If you want to get the most from your workouts, variety is not just the spice of life, it’s one of the basic food groups. Certainly you know that’s true for your weightlifting routine. And if running is your main source of cardio work, then that axiom is equally applicable – especially when it comes to the types of surfaces upon which you pound those peds.

According to Edward A. Schwartz, DPM, a podiatrist who works with many runners at Coordinated Health Systems, the Bethlehem, Pennsylvania-based orthopedic medicine clinic, using many types of running surfaces “helps you vary the different types of stresses that your lower extremities have to accommodate. And that’s better overall for your muscle groups and joints.” Adds Bob Howard, MS, ATC, head athletic trainer at the University of Connecticut, “Every surface offers a different type of training. You want to be able to switch things up.” This will help keep your body challenged but also injury-free. So get out there and mix it up, but before you lace up, know what you are in for. M&F’s guide to running surfaces will give you the “dirt” on all levels.


Grounded Advice

Mixing up the surface you run on ensures the best overall fitness results. But each surface comes with its own set of pros and cons. For direction in your selection, we asked Edward A. Schwartz, DPM, and Bob Howard, MS, ATC, lead athletic trainer at the University of Connecticut (Storrs), for their advice. Here are their evaluations:


Pros: Gives more spring, and typically is a more level surface. Often the only choice for urban runners.

Cons: Concrete has less give and there’s more shock that the body has to absorb. There can also be many breaks and shifts in cold weather, which can create safety problems. Most coaches try to keep their runners off concrete as much as possible.


Pros: Has a little more give than concrete and requires less energy expenditure than softer surfaces. Generally a pretty level surface with few irregularities. In the summer it may have even more give than in winter, when it can be rock hard. Often the most convenient choice for many runners.

Cons: There’s still a lot of force on impact. And there’s also more of a slope – you’ll want to change which side of the road you run on because one foot has to continually pronate (turn inward) and the other supinate (turn outward) to accommodate the road surfaces. This can create serious foot problems, which can cascade into knee, hip or back problems.


Pros: Polyurethane tracks are level and have even surfaces with some give. The newly designed Tartan tracks are made with materials that offer good traction and a hard but giving surface.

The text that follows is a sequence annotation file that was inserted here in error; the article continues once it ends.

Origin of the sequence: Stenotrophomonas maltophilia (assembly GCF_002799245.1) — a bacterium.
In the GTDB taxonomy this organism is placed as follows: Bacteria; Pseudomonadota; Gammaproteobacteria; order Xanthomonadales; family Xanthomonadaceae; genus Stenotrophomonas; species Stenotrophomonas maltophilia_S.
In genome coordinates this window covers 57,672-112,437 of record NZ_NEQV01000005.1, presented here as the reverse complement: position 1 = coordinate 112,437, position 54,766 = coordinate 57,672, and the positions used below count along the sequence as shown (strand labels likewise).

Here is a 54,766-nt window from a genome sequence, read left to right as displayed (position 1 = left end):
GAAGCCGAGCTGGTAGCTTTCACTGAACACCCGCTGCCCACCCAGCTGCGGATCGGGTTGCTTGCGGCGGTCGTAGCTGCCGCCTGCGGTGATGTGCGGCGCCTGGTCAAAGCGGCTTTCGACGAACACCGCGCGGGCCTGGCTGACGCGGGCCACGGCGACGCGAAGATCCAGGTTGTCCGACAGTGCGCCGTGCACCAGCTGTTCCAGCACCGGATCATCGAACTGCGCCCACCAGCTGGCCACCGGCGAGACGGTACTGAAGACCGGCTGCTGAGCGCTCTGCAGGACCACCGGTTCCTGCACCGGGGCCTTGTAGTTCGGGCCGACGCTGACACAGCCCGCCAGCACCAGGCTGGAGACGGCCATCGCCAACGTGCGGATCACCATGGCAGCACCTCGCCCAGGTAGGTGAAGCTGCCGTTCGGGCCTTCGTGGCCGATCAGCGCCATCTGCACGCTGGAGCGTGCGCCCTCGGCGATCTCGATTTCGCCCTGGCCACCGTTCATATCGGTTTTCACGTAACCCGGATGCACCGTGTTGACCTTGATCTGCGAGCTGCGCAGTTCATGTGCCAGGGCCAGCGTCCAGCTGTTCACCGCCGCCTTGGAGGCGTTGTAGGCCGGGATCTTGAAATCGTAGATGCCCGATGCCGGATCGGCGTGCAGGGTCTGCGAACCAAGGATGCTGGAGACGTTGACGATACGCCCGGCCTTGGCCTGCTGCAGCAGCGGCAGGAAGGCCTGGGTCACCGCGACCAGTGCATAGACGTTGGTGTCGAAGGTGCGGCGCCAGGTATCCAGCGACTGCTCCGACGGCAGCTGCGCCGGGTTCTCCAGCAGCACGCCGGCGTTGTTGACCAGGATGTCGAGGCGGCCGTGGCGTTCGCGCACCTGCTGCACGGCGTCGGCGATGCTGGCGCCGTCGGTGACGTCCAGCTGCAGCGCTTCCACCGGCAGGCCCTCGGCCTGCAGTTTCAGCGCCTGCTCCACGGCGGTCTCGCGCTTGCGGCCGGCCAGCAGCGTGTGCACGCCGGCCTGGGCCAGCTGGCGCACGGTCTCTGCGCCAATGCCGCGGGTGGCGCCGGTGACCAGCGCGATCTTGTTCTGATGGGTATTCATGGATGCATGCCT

Cons: Depending on the materials used, they can often be either too hard, in which case they don’t cushion well, or too soft, in which case they slow you down.



Pros: There’s not a lot of force on impact. Overall, cinder is an easy surface for your joints.

Cons: There can be more energy expenditure depending upon how loose the cinders are, which means footing may not always be really solid. They’re hard tracks to find.


Pros: They have a little more give than concrete and asphalt.

Cons: Can be weather dependent, and can be almost as hard as concrete in hot, dry weather. Clay tracks are somewhat hard to find.


Pros: Cushion well. Try to get half or more of your runs on a typical back road or dirt trail.

Cons: You might have to work a little harder. And you need to watch out for rocks or any other irregularities – they can result in an ankle injury.


Pros: Very little mechanical stress. You can burn a lot of calories with very little stress on the muscles and joints.

Cons: You won’t develop much force in your legs if you do it a lot. There’s a learning curve before you can sustain an adequate workout. It doesn’t typically put you in the most anatomical position to be running. You have to find a comfortable cadence.


Pros: Lots of give, minimal shock. If you go on a hard surface for a few days, try a grassy surface to recover.

Cons: Beware of roots, rocks and holes, which can result in an injury. Watch out for slippery dew if you run shortly after sunrise.



Pros: Not a lot of force on impact with sand.

Cons: Running on sand requires muscles and tendons of the foot to really work overtime to stabilize the foot, so there’s a lot of energy expenditure. Don’t be fooled into thinking you can run barefoot, or you may end up with a stress fracture. If running at the beach, run closer to the water’s edge, where the sand is more compact and less irregular.


Pros: Treadmills are convenient. They’re generally in a weather- and light-controlled environment, they give you direct feedback on running speed and elevation, and the surface gives, to some degree.

Cons: It’s a somewhat unnatural form of running. You’re basically standing still while the surface is moving. You don’t typically run on a treadmill, you “hop” because you have to project yourself into the air to let the belt roll under your feet. Try to do most running off the treadmill and save it just for an occasional run.

Putting Your Best Foot Forward

Individual foot structure plays a key role in what kinds of surfaces a runner should select, says Schwartz. “A high arch is not the best shock absorber, so you may not want to do a lot of training on hard-impact surfaces,” he explained. “I’m not saying you can’t, but you should minimize it.” The opposite would be true for someone with a very flexible foot, the kind that over-pronates (rolls inward) upon striking the ground. “You probably don’t want to spend a lot of time training on soft surfaces,” Schwartz offers. “It would create more stress on muscles and tendons.”

Frank Claps is a free-lance writer, personal trainer and owner of Fitness for Any Body in the Lehigh Valley area of Pennsylvania. He can be reached at